HONOLULU -- You could call this the un-Iowa. With its Democratic presidential caucuses coming up Tuesday, Hawaii has none of the electoral fanfare and frenzied politicking that marked the contests in Iowa and elsewhere.
No television commercials or satellite trucks. No mailboxes brimming with campaign literature. No candidates dropping by the coffee shop or the poi factory. In fact, there is little to alert islanders, except the most committed Democratic activists, that the party is about to vote its preference for who should carry its standard against President Bush.
But even in this sleepy atmosphere, former Vermont governor Howard Dean managed to inject new energy into the process this year. His team launched its effort in Hawaii more than a year ago -- far earlier than the other candidates -- and impressed party regulars by working its way into position for a strong showing at Tuesday's caucuses.
With Dean now giving up his White House quest, it is not clear how many of those backers will stick with their leadership, which vows to fight on for Dean's message, or will throw in with the nationwide delegate leaders, Senator John F. Kerry of Massachusetts and Senator John Edwards of North Carolina. One major Dean backer, former governor Ben Cayetano, said he now supports Kerry.
"We have a lot of supporters and lot of those want to come out next Tuesday. But this adds a different dynamic. We don't know what will happen," Josh Wisch, chairman of Hawaii for Dean, said following Dean's withdrawal Wednesday. "We're going to try to do as well as we can here." Of Dean, he said, "This is a man who has single-handedly reenergized, redefined, and restored the backbone of an entire national political party. That needs to be heard at the convention. We're going to help him get some delegates."
Caucus attendees will meet in 81 school cafeterias and libraries Tuesday to mark their presidential preferences on secret ballots. The outcome determines how 20 of the state's 29 delegates are apportioned, with the delegates themselves selected at the state party convention in May.
Many observers anticipate Hawaii will join the Kerry steamroller, although the small number of caucus participants -- typically fewer than 3,000 -- makes it foreseeable that Dean and others could also reach the 15 percent threshold to win delegates.
Efforts for Edwards also have picked up under the recently organized chairmanship of former governor John Waihee and former lieutenant governor Mazie Hirono, with support from prominent attorneys. Starting late is not necessarily a problem here, Hirono said, because relatively small numbers of people can network and make a big difference.
"It's all about showing up [to the caucuses]. If you look at the past history, how many show up, it's not hugely daunting," Hirono said.
Representative Dennis J. Kucinich of Ohio, the only contender to take the rare step of campaigning in the island state, also has a committed network. They have helped enroll hundreds of new Hawaii Democratic Party members, according to Bart Dame, a veteran organizer who heads Kucinich's effort here. He said some Kucinich fans who once backed Dean as more electable have been turning back to Kucinich.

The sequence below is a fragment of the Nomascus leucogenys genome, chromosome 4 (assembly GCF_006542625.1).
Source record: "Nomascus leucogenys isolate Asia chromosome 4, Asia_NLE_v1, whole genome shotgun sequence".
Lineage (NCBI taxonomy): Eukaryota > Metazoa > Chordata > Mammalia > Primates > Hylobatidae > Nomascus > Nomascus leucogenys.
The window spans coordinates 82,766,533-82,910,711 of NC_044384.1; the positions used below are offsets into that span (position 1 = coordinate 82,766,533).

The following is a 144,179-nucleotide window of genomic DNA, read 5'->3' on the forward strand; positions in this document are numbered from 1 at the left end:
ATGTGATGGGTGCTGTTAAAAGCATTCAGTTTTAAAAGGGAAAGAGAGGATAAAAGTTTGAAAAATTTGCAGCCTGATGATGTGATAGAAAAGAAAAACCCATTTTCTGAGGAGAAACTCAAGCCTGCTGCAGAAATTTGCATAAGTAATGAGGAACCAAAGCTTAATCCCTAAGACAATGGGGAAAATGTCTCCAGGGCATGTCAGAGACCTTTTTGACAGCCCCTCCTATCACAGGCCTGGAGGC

"We want to send a message, not just nationally but to local Democratic officials that there is a strong constituency for progressive politics," Dame said, predicting his candidate will win delegates here.
Divorced this year from the big Super Tuesday states, Hawaii still hasn't drawn much buzz, or any campaigning candidates save for Kucinich, who wowed an overflow crowd at an Oahu church in October. Hawaii shares Tuesday's spotlight only with Utah and Idaho, and most of the national attention remains on the multistate Super Tuesday a week later.
Before he dropped out Wednesday, and despite the strong backing of Representative Neil Abercrombie and Cayetano, Dean's string of losses and the endorsement withdrawal of the American Federation of State and Municipal Employees, was taking a toll.
The Hawaii Government Employees Association, an AFSME affiliate and a powerhouse in state politics, initially had provided foot soldiers for Dean. But executive director Russell Okata cited "a noticeable drop in interest" in recent weeks as some union activists defected to Kerry. Union members, he said, "are looking for a winner. They're not looking for somebody just to give a good fight."
Kerry is backed by Hawaii's senior senator, Daniel Inouye, and the organizing skills of former state party chairman Richard Port.
"There are four major candidates on the ballot in Hawaii, and each has a local campaign with good people heading up their campaigns. In that kind of situation, anyone can win," Port said, quickly adding, "I do think Kerry will do well." State party officials report that the Dean and Kucinich forces have helped boost party membership by more than 1,000. New same-day signups also may result in more participation than in past caucuses, which had a 45-day advance enrollment requirement. If they stick around, those new faces will be especially welcome come November as Democrats fight GOP efforts to erode their control of the state Legislature, and pursue their fervent goal of defeating Bush, activists say.
Democrats also hope the feisty Dean operation will bolster the party in the face of a newly energized Republican Party that won the state's governorship two years ago for the first time in four decades.
"What Dean did over here was generate enthusiasm among younger people, especially young Caucasians who are now going to register as Democrats. I haven't seen that kind of activity before," said Cayetano. "That's good for the Democratic Party."